For the customization bit, we’d start off with the option to turn on the app drawer, a far cry from what most Chinese OEMs offer, preferring to ape the iOS instead. Then there’s the Ultra Memory algorithm that automatically determines which apps need to be closed when not in use, and also cleans up the memory cache using machine learning.
The Ultra Response (for faster touch response), Smartpower 5.0 (for power management) and the Phone Manager, are welcome additions to the system, and help a great dealing in personalizing the phone.
Also, the presence of features involving motion control, gesture control and the ones that allow the fingerprint sensor to perform certain tasks (answer calls, take pictures etc.) earn brownie points from our side, simply for making things a lot simpler.
Undoubtedly, the best area of the phone is its optics, with the 8 Pro boasting of twin 12MP sensors on the back, apart from an 8MP snapper at the front.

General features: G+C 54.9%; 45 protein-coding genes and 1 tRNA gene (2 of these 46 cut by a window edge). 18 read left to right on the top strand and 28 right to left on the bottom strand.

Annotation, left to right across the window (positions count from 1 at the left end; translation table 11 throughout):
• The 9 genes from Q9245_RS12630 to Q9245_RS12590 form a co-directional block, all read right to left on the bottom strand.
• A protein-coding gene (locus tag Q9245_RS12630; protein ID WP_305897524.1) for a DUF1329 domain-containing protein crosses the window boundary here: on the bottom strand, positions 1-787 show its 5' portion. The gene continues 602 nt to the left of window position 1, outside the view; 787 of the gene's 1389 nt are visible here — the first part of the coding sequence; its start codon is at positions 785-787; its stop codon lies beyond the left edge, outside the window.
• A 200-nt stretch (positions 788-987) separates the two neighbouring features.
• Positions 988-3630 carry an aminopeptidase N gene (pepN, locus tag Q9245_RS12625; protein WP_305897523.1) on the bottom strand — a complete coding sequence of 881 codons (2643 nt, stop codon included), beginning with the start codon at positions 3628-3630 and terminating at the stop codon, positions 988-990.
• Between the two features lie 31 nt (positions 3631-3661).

Starting with the dual camera unit first, the phone stands absolutely in accordance with the company’s top-notch performance in the dual-camera department.
One of the two is an RGB sensor, while the other is a monochrome one. Each of them has a f/2.2 aperture and dual-tone LED flash. The difference, however, becomes crystal clear in the image processing, thanks largely to ample RAM and faster chipset.
The overall result is brilliantly detailed images in daylight, while the combination works to a T in low-light conditions, capturing beautiful shots in the night, too.
In the 8 Pro, Honor has provided to us one of the best in class camera and has successfully done right what needs to be done right in a smartphone that is particularly going to be worthy of 2017 flagship standards.
Honor does seem to have hit one right out of the park with its latest release in the budget flagship range. Backed by some formidable specifications, the handset surely packs a punch above its weight, and can easily be the breakthrough device for the global brand.
You want great cameras? Check. You want additional features that simplify life? Check. Long lasting battery? Top-notch performance? Gorgeous looks? Check on all that, too.
Disclaimer: This is a sponsored article.